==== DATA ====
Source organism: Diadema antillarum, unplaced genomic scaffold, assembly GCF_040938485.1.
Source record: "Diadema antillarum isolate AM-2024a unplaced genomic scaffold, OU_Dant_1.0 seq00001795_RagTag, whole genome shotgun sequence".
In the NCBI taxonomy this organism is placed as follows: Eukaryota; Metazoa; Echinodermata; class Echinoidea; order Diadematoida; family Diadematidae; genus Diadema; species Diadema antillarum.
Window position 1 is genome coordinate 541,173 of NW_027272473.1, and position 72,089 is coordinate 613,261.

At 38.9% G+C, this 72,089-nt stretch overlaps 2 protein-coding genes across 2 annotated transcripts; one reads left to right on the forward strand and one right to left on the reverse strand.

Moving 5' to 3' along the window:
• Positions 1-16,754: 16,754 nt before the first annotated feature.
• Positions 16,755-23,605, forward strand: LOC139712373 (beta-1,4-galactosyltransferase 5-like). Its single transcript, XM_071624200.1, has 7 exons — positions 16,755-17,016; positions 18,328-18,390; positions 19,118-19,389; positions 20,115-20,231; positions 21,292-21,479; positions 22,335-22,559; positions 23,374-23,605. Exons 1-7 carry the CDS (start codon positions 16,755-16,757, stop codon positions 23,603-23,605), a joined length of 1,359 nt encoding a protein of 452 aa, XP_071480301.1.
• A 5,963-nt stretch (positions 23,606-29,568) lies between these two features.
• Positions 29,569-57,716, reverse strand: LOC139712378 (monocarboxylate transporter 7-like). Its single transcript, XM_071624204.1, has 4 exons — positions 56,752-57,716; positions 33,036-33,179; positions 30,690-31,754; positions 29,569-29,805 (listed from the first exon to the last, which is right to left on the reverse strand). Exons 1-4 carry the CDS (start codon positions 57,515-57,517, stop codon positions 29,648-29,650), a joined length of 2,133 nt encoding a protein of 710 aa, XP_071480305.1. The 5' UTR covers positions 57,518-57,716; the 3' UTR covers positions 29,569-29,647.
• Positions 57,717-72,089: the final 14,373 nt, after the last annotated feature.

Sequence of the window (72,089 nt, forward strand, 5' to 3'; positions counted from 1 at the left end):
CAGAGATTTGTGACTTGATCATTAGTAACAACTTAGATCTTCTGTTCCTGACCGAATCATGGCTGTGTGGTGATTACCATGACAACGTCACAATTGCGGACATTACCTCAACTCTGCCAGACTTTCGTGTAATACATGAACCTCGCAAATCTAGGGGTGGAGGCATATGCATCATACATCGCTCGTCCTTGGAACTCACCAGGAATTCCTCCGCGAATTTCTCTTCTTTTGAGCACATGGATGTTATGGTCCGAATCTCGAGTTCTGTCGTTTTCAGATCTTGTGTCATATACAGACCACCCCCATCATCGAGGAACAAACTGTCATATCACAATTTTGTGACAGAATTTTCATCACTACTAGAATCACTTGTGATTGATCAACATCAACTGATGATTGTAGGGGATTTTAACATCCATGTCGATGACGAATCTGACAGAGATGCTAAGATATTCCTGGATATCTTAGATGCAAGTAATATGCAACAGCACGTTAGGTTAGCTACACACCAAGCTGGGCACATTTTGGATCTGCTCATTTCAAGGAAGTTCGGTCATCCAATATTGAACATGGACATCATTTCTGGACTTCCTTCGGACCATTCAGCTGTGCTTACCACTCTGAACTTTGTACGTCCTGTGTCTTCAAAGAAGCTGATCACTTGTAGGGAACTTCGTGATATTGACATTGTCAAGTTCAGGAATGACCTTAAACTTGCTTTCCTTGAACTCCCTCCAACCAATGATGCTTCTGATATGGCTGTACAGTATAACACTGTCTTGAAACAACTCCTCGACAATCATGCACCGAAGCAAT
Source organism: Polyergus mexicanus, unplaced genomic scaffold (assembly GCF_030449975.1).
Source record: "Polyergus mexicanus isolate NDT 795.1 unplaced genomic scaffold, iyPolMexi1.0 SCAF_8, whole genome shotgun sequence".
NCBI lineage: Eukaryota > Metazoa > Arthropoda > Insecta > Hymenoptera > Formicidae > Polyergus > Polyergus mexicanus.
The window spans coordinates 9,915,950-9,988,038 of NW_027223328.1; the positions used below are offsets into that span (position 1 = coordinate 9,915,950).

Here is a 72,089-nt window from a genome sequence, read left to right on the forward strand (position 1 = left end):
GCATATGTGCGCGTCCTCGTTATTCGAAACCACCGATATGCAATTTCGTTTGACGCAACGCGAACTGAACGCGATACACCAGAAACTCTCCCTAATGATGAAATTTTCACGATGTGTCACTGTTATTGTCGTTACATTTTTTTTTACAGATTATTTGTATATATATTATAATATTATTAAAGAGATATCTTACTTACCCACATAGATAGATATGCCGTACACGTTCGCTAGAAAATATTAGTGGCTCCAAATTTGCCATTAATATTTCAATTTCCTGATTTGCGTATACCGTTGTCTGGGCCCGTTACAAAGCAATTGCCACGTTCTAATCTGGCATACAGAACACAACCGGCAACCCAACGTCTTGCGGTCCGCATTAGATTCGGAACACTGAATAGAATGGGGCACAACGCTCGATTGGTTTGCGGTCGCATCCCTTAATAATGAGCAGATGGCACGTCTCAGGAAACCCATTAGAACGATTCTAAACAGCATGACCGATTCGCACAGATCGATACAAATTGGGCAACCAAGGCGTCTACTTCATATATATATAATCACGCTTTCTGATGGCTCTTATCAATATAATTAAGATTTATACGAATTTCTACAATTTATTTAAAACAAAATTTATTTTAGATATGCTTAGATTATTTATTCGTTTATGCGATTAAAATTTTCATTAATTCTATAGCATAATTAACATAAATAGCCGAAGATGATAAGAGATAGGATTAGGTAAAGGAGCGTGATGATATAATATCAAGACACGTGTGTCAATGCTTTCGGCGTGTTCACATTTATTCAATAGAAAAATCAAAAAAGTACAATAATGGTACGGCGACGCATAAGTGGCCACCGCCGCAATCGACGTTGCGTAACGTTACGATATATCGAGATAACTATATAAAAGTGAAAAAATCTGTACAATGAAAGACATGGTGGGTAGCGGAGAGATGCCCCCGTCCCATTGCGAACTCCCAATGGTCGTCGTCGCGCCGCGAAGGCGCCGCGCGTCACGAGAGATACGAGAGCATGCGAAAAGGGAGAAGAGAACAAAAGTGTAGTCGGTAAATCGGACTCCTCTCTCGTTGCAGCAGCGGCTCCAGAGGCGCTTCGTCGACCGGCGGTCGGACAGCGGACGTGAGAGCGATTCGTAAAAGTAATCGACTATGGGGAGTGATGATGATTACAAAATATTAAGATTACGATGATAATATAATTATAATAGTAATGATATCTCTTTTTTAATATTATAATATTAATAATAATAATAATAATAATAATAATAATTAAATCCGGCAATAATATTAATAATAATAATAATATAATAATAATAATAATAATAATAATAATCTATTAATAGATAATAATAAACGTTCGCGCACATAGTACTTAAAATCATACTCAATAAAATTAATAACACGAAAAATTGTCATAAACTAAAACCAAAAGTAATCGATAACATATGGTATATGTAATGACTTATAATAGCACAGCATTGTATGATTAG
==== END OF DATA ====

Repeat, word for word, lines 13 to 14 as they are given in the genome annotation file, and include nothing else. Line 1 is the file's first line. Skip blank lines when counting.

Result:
CAGAGATTTGTGACTTGATCATTAGTAACAACTTAGATCTTCTGTTCCTGACCGAATCATGGCTGTGTGGTGATTACCATGACAACGTCACAATTGCGGACATTACCTCAACTCTGCCAGACTTTCGTGTAATACATGAACCTCGCAAATCTAGGGGTGGAGGCATATGCATCATACATCGCTCGTCCTTGGAACTCACCAGGAATTCCTCCGCGAATTTCTCTTCTTTTGAGCACATGGATGTTATGGTCCGAATCTCGAGTTCTGTCGTTTTCAGATCTTGTGTCATATACAGACCACCCCCATCATCGAGGAACAAACTGTCATATCACAATTTTGTGACAGAATTTTCATCACTACTAGAATCACTTGTGATTGATCAACATCAACTGATGATTGTAGGGGATTTTAACATCCATGTCGATGACGAATCTGACAGAGATGCTAAGATATTCCTGGATATCTTAGATGCAAGTAATATGCAACAGCACGTTAGGTTAGCTACACACCAAGCTGGGCACATTTTGGATCTGCTCATTTCAAGGAAGTTCGGTCATCCAATATTGAACATGGACATCATTTCTGGACTTCCTTCGGACCATTCAGCTGTGCTTACCACTCTGAACTTTGTACGTCCTGTGTCTTCAAAGAAGCTGATCACTTGTAGGGAACTTCGTGATATTGACATTGTCAAGTTCAGGAATGACCTTAAACTTGCTTTCCTTGAACTCCCTCCAACCAATGATGCTTCTGATATGGCTGTACAGTATAACACTGTCTTGAAACAACTCCTCGACAATCATGCACCGAAGCAAT
Source organism: Polyergus mexicanus, unplaced genomic scaffold (assembly GCF_030449975.1).